Trident Adventure – Arctic winter 2019

Posted on 26th February 2019

Travelling to the Arctic Circle has always been a dream of mine, so I couldn’t believe my luck when Trident Adventures approached Golby Films and asked us to produce a film of their Winter Warrior 2019 trip.

I’ve always had a love of the mountains and I was fortunate enough to have spent some time exploring the Himalayas in 2001 with a friend.

We spent 17 days walking around the Annapurna’s mountains in Nepal, and we had the pleasure of meeting some incredible people along the way.

The Trident Winter Warrior trip was going to be completely different though, as I needed to film everything in as much detail as possible to capture the true essence of the adventure.

The rough plan was to fly to Stockholm, take the snow train north for 18 hours to a small town called Abisko, which is well within the Arctic Circle. Spend 10 days cross-country skiing between shepherd huts before returning back to base camp.

I’ve skied before but not on cross-country skis and certainly not carrying 30 KG of kit, but I was up for the challenge and I had worked with some of lads going on this trip before.

Most of us going to Sweden had previously completed multiple military style endurance races, carrying heavy loads over long distances, so we were well trained.

Before the trip I did a fair amount of research on the area, terrain and weather that we were likely to experience across the 10 days.

My biggest concern was how the camera kit would perform in temperatures as low as -20 and whether I would be able to perform my job to the highest level.

Each year I attend the Banff Mountain Film festival and find inspiration in other filmmaker’s trips. I contacted several of the producers from the recent festival and asked for their advice in regards to filming in harsh conditions.

The filmmaker’s were very helpful and reassured me that the only main concern would be the temperature of the batteries. I needed to keep them in a dry bag close to my body at all times, in order to keep them warm and in working order.

The next challenge I had to overcome was fitting all my clothing and survival kit, plus camera kit and food, into one rucksack. This was by no means an easy task.

Warm Arctic clothing and 4000 calories a day rations are not small and can weigh quite a lot.

I kept going through my camera kit and agonizing over which lenses to leave behind and which ones to take. In the end I decided I needed to be able to film detail and beautiful panoramic wide shots. I also needed to able to access these pieces of kit quickly and with ease.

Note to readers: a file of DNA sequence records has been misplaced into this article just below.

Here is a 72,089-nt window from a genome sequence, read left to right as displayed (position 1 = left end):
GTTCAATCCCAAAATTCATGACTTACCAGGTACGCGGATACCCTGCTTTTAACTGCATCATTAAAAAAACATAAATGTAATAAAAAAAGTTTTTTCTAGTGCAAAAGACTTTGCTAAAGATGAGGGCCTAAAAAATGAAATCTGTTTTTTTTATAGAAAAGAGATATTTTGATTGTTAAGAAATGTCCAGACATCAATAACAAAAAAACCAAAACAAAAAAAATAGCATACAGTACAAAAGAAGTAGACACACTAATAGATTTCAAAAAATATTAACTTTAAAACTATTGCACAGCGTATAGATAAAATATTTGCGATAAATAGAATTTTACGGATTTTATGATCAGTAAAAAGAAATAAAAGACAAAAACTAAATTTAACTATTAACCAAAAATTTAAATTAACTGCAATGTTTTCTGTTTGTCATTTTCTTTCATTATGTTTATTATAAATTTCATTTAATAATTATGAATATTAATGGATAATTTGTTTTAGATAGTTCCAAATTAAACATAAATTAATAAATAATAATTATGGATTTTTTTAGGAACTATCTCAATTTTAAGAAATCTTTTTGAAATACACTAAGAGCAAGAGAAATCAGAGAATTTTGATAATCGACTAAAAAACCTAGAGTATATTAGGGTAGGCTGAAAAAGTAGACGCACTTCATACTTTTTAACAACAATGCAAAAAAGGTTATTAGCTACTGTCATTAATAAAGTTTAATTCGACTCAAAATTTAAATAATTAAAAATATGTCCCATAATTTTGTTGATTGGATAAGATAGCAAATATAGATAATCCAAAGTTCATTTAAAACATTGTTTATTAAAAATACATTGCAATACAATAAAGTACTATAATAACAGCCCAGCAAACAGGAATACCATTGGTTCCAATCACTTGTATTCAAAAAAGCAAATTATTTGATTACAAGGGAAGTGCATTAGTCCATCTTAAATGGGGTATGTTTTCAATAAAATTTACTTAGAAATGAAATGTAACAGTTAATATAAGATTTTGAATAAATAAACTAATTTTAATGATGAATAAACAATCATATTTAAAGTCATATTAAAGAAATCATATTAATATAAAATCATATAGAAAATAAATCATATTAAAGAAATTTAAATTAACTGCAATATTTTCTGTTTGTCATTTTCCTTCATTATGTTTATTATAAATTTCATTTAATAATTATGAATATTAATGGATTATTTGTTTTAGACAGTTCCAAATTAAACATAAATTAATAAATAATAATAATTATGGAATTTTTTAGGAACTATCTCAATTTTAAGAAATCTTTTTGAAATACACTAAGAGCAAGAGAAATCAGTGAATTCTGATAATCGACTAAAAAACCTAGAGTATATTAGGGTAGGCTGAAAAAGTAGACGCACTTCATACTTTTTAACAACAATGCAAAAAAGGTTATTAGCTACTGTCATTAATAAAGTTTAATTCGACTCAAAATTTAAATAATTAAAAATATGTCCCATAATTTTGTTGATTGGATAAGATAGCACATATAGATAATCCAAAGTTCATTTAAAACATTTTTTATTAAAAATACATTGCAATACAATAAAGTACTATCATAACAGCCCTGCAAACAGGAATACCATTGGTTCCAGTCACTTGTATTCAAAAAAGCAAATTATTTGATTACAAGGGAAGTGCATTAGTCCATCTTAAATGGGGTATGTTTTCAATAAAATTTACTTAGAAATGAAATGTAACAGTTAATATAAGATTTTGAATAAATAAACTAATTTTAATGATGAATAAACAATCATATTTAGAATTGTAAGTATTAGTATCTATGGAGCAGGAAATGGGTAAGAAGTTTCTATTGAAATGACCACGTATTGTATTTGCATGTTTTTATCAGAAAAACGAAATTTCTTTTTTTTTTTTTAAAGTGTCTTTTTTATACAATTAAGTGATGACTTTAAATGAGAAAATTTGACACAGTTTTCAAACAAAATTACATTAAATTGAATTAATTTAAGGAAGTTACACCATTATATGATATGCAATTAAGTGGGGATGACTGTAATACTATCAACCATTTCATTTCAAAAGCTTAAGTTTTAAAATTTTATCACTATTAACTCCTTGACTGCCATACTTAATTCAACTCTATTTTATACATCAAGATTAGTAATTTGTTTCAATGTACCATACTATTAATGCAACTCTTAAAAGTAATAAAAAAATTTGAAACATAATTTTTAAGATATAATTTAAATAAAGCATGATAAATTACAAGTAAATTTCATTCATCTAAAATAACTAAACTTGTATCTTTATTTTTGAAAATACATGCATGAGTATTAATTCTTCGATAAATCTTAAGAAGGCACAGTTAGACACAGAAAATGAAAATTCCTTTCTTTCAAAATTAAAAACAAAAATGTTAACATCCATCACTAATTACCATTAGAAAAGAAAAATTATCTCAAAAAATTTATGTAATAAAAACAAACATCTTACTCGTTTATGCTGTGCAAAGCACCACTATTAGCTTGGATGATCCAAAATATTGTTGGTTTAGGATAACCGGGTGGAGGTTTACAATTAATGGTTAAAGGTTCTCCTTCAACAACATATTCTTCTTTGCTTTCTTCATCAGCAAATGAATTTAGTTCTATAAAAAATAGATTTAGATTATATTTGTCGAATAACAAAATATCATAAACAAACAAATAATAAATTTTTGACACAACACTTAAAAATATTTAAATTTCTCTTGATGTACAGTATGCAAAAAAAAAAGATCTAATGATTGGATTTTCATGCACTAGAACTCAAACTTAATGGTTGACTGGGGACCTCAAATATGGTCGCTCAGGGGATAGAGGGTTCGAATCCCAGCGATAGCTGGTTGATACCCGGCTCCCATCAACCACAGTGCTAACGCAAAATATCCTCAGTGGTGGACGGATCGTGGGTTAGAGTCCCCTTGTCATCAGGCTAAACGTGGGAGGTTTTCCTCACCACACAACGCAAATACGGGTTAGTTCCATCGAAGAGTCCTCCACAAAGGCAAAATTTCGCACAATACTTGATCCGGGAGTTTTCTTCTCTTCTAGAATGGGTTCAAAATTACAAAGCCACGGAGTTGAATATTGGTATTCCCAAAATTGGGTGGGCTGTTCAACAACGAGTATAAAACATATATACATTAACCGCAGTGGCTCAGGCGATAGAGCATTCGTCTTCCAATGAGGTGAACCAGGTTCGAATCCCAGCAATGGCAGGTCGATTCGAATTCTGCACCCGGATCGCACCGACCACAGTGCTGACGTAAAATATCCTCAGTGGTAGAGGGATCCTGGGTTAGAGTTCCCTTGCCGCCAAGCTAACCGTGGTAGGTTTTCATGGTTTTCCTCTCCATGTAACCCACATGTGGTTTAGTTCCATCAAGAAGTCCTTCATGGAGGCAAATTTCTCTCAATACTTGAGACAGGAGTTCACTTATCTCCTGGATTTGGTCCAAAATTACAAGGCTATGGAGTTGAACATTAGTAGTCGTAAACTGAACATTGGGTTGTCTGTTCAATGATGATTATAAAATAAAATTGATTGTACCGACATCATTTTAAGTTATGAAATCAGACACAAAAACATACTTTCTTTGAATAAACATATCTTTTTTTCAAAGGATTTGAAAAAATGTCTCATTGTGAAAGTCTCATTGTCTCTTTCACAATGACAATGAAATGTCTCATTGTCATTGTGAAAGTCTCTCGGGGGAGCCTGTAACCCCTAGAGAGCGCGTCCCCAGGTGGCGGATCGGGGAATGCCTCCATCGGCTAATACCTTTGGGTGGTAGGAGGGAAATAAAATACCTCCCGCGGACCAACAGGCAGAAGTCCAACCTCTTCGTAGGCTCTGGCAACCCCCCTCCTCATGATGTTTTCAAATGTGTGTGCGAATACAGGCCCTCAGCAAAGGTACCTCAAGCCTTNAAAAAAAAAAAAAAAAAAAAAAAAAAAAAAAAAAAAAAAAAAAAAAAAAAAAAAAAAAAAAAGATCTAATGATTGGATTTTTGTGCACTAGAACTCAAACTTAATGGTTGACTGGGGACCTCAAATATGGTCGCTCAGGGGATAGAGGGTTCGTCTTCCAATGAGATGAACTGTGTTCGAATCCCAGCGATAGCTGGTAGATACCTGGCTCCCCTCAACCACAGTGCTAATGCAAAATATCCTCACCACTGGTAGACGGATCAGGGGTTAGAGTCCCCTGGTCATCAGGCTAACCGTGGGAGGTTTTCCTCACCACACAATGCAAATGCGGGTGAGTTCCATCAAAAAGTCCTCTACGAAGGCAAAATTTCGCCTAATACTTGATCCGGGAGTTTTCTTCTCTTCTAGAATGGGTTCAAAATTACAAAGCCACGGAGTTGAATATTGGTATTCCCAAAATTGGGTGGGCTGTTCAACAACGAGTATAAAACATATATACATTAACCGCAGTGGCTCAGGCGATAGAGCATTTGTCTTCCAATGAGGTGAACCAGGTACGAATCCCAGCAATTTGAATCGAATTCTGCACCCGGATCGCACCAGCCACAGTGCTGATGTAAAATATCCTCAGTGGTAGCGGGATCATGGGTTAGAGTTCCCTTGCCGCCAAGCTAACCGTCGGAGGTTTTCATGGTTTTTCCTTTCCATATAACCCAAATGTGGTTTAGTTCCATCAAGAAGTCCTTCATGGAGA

I opted for the Sony A7iii camera, which has a 4K filming capability, the Sony Zeiss 18mm lens and the Sony 85mm lens.

I also took a DJI Mavic Pro 2 quadcopter, to capture stunning aerial shots of the topography and a GoPro Hero Black 7 on a Karma grip, for quick action shots.

The GoPro and Karma grip was attached to my chest at all times, which enabled me film quickly, if I saw something whilst on the move.

In addition to the above kit I took a selection of ND filters, memory cards, extra batteries and a small lightweight tripod.

At first I couldn’t fit everything into my 85 litre backpack, but after some further culling of food and kit, I just about managed to squeeze it all in. At a whopping 31 KG’s I was a bit concerned how I would perform on Skis.

On arrival into Stockholm airport I gathered my gear and headed for the Arctic train. The 18-hour journey ahead of me was very peaceful and I used the time talking to some of the locals about the area I would be working in. All of them seemed a little concerned for me as apparently a 4-day storm was approaching. Yikes!

On arrival at Abisko National Park there was indeed a storm, with heavy snow, 70 mph winds and very little visibility. Things were going to be challenging to say the least.

The team was immediately thrown in at the deep end, with a series of survival tasks that ranged from building snow caves, to the dreaded ice-dip.

As an active member of the team I completed every task as well as capturing everything on camera.


The first day was a good introduction as to how I would be able to film on the move. I had spoken with the team leaders prior to the trip, and expressed my desire to break away from the team on occasion, in order to film them at a distance and to show the full scale of the isolated scenery.

Each day we were presented with something different. From challenging terrains to extreme winds and epic climbs up and over mountain ranges, all which made for some stunning shots.

The highlight of the trip, for many of us, was seeing the Northern Lights one evening after a long day on skis, something all of us will never forget! Seeing a green whisp dancing across the sky is truly an amazing spectacle.

Over the coming days, I filmed hours of footage of the team skiing through some of the most amazing scenery as well as everyone going about their admin tasks once we arrived at the shepherds huts each night.

At the end of the day, tired and exhausted I would have to spend time charging batteries via the large back-up battery packs I had brought along before setting up to do some interviews with the members of the team.

The interviews were key to the film as getting the emotion and motivation for each individual on the trip was key.

The trip had many challenges from a filming perspective but I learnt so much and will be well prepared for the next one in 2020!